NATO Secretary General's roundtable with international journalists
on the margins of the Munich Security Conference
NATO Secretary General Jens Stoltenberg: We’ve just finished a series of bilateral meetings, they were all constructive and good and I think it underlines the importance of the Munich Security Conference as a platform for political dialogue and it’s always important but it’s particularly important in times like this with more turmoil and more unpredictability than we had before. So I think actually that I will stop there, just saying that I’m ready to take some questions.
Q1: Unian, Irina Somer: did you discuss a last communication from Washington to Moscow that Crimea must be given back to Ukraine and did you hear any changes in the Russian rhetoric?
NATO Secretary General Jens Stoltenberg: My meeting with Minister Lavrov was part of our political dialogue with Russia and we have met several times, including at the Munich Security Conference last year. We addressed a wide range of different issues, we of course discussed Ukraine and there are well known disagreements between NATO and Russia. I underlined the importance of the full implementation of the Minsk Agreements that NATO supports the sovereignty and the territorial integrity of Ukraine and I also underlined the importance for the OSCE monitors to have full access to be able to monitor the situation in eastern Ukraine. Then we addressed transparency, risk reduction, predictability related to military activities with more military presence in Europe, close to our borders. There is an increased need for predictability, transparency related to exercises and military activity. We have seen just yesterday the passing of an American ship in the Black Sea, unsafe, and unprofessional behavior of Russian planes and we need to avoid these kinds of incidents and if they happen make sure that they don’t spiral out of control. We are also working on air safety in the Baltic Sea, we welcome a meeting which will soon take place in Helsinki with experts addressing how we can improve air safety in the Baltic Sea. And we also addressed Afghanistan, Libya and Syria. And in terms of Afghanistan, I would just like to underline that NATO will continue to support the unity government and to help to train the Afghan forces.
Q2: Reuters, Robin Emmott: Did you notice any change in tone with Minister Lavrov, it seems like we could be having the same press conference as a year ago with the same kind of language, the same kind of message, the same kind of problems.
NATO Secretary General Jens Stoltenberg: I will say that there are well known positions from both NATO and Russia but I think it’s useful to have dialogue also on issues where we have different views, like for instance Ukraine. To update and to exchange views. Then on transparency, risk reduction we have actually been able to make some progress after our meeting here last year when Minister Lavrov and I met a year ago that was actually the meeting that enabled the meeting of 3 meetings of the NATO-Russia Council. Until then we hadn’t had a meeting for almost two years. So I think that the meetings with Minister Lavrov and especially the meeting I had in this place actually a year ago has proven to be productive in the way that they have enabled us to move forward on the dialogue of NATO-Russia and based on the agreements we reached last year we have been able to have 3 meetings and also to make some progress on briefings, on exercises, in December we briefed on NATO exercises, Russia briefed on Russian exercises and also we had a briefing on air safety in the Baltic Sea region in December last year, and now we had a process which is led by Finland with experts on air safety. And these are concrete outcomes of the work that we started here at the meeting a year ago and we are following up in the NATO-Russia Council. Hopefully we can make new steps following our meeting this time.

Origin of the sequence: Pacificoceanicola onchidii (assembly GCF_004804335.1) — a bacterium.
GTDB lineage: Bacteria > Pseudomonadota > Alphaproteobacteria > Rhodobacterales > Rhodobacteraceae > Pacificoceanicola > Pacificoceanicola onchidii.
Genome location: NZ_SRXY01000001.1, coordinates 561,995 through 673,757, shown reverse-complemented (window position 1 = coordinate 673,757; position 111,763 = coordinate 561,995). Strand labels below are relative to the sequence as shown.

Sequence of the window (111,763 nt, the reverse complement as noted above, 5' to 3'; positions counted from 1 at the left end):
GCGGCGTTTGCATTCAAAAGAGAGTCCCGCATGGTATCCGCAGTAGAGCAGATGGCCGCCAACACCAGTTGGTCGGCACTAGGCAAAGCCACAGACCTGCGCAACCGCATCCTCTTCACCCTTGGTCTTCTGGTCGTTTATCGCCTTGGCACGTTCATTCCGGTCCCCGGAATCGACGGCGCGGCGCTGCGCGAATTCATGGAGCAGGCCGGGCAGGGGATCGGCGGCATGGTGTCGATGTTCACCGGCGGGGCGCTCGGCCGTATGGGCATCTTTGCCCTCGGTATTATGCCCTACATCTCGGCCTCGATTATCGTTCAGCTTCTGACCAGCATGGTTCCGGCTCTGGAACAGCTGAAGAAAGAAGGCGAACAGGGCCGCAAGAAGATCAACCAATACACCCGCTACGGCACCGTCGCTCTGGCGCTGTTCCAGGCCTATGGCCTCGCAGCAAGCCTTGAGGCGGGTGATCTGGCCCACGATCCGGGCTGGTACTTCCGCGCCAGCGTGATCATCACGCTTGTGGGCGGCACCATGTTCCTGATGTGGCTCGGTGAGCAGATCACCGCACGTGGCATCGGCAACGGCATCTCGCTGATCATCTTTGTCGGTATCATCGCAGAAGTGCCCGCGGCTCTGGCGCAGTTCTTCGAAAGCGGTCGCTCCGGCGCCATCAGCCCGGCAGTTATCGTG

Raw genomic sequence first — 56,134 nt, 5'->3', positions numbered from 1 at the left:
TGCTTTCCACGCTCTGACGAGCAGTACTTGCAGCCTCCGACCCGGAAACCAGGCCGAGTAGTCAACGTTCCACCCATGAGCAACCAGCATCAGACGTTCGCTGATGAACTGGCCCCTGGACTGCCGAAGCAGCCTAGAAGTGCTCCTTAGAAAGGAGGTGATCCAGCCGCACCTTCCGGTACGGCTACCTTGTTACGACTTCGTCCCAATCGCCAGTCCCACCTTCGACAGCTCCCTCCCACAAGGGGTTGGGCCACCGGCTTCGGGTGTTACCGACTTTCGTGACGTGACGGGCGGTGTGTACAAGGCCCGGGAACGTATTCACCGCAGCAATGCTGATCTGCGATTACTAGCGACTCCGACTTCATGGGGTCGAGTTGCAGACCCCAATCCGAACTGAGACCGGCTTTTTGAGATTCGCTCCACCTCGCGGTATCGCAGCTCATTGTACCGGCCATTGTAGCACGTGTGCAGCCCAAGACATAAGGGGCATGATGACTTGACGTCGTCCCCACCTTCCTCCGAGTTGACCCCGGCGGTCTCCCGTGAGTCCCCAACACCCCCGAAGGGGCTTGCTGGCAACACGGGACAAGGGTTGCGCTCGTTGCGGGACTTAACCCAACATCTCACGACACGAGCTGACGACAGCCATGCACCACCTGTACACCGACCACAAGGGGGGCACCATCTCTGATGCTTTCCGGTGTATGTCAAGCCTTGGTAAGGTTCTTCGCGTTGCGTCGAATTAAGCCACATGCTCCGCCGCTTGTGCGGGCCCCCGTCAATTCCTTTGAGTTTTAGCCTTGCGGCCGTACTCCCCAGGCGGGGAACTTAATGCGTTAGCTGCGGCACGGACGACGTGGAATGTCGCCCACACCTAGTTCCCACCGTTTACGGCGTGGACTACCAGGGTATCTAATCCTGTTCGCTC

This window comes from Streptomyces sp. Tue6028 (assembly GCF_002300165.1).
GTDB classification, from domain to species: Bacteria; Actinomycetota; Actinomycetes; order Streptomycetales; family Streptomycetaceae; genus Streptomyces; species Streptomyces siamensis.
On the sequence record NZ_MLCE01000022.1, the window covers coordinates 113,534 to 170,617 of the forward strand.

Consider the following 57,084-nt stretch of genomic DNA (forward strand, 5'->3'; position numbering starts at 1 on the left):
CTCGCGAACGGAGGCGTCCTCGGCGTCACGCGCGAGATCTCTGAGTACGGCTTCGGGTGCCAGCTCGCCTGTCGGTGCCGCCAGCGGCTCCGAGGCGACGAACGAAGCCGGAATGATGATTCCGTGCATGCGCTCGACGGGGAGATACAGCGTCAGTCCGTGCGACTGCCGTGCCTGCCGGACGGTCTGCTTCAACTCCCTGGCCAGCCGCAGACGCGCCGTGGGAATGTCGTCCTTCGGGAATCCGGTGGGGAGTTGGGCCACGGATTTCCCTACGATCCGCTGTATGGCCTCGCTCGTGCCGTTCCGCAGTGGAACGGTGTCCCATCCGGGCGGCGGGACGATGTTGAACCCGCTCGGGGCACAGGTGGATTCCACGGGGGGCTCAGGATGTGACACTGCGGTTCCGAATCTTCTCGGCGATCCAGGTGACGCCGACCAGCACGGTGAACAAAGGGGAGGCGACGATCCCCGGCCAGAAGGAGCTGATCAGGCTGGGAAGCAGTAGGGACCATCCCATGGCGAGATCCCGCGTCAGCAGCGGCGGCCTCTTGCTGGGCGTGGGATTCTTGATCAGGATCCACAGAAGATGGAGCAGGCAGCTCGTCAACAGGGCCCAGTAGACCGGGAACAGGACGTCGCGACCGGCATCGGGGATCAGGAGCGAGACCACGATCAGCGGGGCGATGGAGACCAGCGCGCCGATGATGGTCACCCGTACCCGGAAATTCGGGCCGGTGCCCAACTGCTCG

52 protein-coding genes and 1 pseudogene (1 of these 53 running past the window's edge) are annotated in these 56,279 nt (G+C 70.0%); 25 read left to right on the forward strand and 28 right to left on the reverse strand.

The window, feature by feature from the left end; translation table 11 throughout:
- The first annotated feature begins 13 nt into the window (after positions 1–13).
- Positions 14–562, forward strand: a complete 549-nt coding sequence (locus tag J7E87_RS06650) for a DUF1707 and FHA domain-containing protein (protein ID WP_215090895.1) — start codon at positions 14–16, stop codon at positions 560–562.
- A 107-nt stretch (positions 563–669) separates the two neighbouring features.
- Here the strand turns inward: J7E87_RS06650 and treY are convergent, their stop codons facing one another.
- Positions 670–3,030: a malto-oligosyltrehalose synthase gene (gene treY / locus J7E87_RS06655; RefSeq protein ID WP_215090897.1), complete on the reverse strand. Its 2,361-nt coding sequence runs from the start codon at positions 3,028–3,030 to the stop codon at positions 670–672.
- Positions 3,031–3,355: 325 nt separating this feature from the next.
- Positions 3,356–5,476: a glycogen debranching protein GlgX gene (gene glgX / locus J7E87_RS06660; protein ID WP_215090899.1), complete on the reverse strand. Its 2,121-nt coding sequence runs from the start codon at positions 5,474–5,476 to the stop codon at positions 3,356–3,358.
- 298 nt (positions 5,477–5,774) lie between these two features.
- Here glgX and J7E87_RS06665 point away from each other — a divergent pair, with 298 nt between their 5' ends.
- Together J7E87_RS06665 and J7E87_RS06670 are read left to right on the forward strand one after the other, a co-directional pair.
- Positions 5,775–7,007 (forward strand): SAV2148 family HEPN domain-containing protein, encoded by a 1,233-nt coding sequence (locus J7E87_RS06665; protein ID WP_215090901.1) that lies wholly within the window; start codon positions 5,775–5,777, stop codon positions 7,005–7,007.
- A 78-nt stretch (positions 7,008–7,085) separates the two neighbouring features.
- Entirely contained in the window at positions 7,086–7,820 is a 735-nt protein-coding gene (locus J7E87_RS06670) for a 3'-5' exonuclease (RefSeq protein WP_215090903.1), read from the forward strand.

Q3: Washington Post, Michael Birnbaum: Yesterday Defense Secretary Mattis said that the US isn’t ready for military cooperation with Russia, but that political discussion was a different area, and that political leaders could try to have some sort of dialogue. After your meeting today was there anything different would you say about Lavrov’s approach to the discussion with the US, anything new that US leadership or NATO could see on as to pursue further dialogue?
NATO Secretary General Jens Stoltenberg: Our focus was of course NATO-Russia dialogue, so we didn’t go into details of the bilateral relationship US-NATO but of course US being the biggest NATO Ally of course the NATO-Russia relationship also has an impact on US-Russia relationships. And as you know what NATO has decided, and that includes the US, is to suspend all practical cooperation with Russia as a reaction to the illegal annexation of Crimea in 2014. That decision still stands. But we have underlined that the suspension of practical cooperation does not mean that we suspend political dialogue. We were not successful, we didn’t manage to convene a meeting of the NATO-Russia Council from the summer of 2014 to the spring of 2016, but now we have been able to convene 3 meetings after Lavrov and I met here last year. So we are strengthening our political dialogue with Russia, on a wide range of issues, Ukraine, military transparency, Afghanistan and today we discussed Libya and Syria and we are also looking into how we can strengthen our military alliance of communications. So there is room for dialogue and for engagement with Russia even though we continue to suspend our practical cooperation.
Q4: Wall Street Journal, Julian Barnes: Does the relationship between Russia and the West, NATO and US appear volatile to you right now, and is this sort of unpredictability where Russia stands, where US stands, where NATO stands, is that undermining security or need it not unnecessarily.